Forest fires are in most cases a natural phenomenon, a cleansing ritual where old die and new sprouts forth. But for centuries it has been a mystery how seeds dormant for years and years can literally rise from the ashes after a forest fire and amply fill the jungle floor with new growth. In a new study, scientists have found the answer on how this regeneration occurs so rapidly.
In the April 23 early online edition of the Proceedings of the National Academy of Sciences (PNAS), scientists at the Salk Institute and the University of California, San Diego, report the results of a study that answers this fundamental “circle of life” question in plant ecology.
The team believes that their study answers not only an age old puzzle but can also help in restoring forests and grasslands in the future by aiding in the development of plant varieties that help maintain and restore ecosystems.
“This is a very important and fundamental process of ecosystem renewal around the planet that we really didn’t understand,” says co-senior investigator Joseph P. Noel, “Now we know the molecular triggers for how it occurs.”
The researchers explains what happens is nothing less than a magical passing of information from one that’s dying to the one that’s waiting to germinate. Burnt old plants generate a chemical message for the next generation, telling dormant seeds it’s time to sprout!
They also add that controlling a forest fire can actually be harmful in the long run and if a forest is burning naturally, it should be allowed to turn into ashes howsoever severe the devastation seems.
In the US, when forest officers visited and evaluated the soil condition after a fire broke and it was controlled, they found that in areas where the forest fire could not spread, the soil lacked certain important minerals and chemicals.
“When Yellowstone National Park was allowed to burn in 1988, many people felt that it would never be restored to its former beauty,” says James J. La Clair, one of the researchers. “But by the following spring, when the rains arrived, there was a burst of flowering plants amid the nutrient-rich ash and charred ground.”
The chemical that triggers life
In some previous studies scientists had found that special chemicals known as karrikins are created as trees and shrubs burn during a forest fire and remain in the soil after the fire, ensuring the forest will regenerate.
This time the scientists wanted to find out how exactly this triggers plant growth.
The team found a plant protein called KAI2 which binds to the chemical karrikin on the dormant seed. When this protein is not bound to karrikin, the seeds do not perceive its presence. It is like the karrikin is the medium that helps the seeds ‘see’ the existence of the KAI2 protein in their environment.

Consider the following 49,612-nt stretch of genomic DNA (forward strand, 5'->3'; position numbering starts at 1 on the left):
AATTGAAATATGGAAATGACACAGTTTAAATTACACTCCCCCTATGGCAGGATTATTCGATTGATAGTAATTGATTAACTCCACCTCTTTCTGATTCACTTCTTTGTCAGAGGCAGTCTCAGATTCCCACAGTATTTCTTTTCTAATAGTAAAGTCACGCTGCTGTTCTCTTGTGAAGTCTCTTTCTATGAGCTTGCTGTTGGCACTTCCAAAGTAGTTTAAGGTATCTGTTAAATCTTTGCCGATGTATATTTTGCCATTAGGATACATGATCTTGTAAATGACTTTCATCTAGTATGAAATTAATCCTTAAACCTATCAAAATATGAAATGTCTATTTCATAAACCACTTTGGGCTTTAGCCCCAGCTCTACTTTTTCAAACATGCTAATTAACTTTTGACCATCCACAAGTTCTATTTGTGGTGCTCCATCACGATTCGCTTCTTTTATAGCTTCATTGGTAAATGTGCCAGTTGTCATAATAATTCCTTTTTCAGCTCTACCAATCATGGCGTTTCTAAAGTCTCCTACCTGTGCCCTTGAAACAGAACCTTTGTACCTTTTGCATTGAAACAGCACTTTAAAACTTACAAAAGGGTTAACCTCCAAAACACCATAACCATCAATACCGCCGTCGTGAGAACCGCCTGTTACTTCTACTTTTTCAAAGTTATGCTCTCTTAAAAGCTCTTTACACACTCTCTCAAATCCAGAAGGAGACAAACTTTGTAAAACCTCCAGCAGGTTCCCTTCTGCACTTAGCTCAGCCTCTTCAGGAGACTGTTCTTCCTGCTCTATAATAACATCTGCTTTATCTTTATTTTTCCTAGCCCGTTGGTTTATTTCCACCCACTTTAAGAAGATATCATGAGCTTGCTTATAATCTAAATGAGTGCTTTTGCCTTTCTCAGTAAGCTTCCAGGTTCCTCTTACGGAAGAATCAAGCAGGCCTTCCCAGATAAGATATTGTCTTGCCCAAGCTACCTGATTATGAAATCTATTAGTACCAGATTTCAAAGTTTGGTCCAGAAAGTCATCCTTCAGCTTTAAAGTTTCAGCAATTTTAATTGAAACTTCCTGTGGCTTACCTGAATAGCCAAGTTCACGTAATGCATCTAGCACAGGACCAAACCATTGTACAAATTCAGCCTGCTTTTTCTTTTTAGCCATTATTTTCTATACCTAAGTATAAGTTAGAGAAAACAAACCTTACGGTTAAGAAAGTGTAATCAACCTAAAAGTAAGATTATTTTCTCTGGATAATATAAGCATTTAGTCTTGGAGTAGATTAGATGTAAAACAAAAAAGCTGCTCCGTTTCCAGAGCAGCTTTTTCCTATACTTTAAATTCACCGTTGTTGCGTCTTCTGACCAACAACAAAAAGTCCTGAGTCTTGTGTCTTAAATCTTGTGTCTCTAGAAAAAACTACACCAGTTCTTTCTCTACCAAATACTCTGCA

The team also importantly found that this binding changes the shape of the protein and this changed shape signals other proteins to begin working too.
“These other protein players,” plant geneticist Zuyu Zheng says, “together with karrikin and KAI2, generate the signal causing seed germination at the right place and time after a wildfire.”
Thus forest fires trigger formation of chemical karrikin which attach to KAI2 plant protein and bind to dormant seeds. The seeds can now see the proteins and the changed shape is a wakeup call for other plant proteins to rise from their years of slumber and start germinating!
While the new findings were made in Arabidopsis, a model organism that many plant researchers study, the scientists say the same karrikin-KAI2 regeneration strategy is undoubtedly found in many plant species.
“In plants, one member of this family of enzymes has been recruited somehow through natural selection to bind to this molecule in smoke and ash and generate this signal,” says Noel, holder of Salk’s Arthur and Julie Woodrow Chair and a Howard Hughes Medical Institute investigator. “KAI2 likely evolved when plant ecosystems started to flourish on the terrestrial earth and fire became a very important part of ecosystems to free up nutrients locked up in dying and dead plants.”
Work still needs to be done on this research to further understand the mutual relation between the different chemicals but this study opens a brand new path for conservationists too.
That a chemical generated after a forest fire can push dormant seeds to grow provides a ready solution in the hands of biologists who might use it to artificially push dormant seeds to germinate without even the need for a fire. Although this line of research has still not been examined, it can be a path to ensure natural forests remain and flourish.
Also, whether a forest fire is natural or manmade, the research gives hope that finally even a dying tree is ensuring that from the ashes spring out millions of new lives.
In a glance
Hannu photographed the Ecological succession after wildfire in boreal pine forest (next to Hara Bog, Lahemaa National Park, Estonia). The three photos are of the same place, taken one, two and three years after the fire.
The fire occurred around 20-22 August 2006.
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Forest regeneration after forest fire by Hannu (Own work) [Public domain], via Wikimedia Commons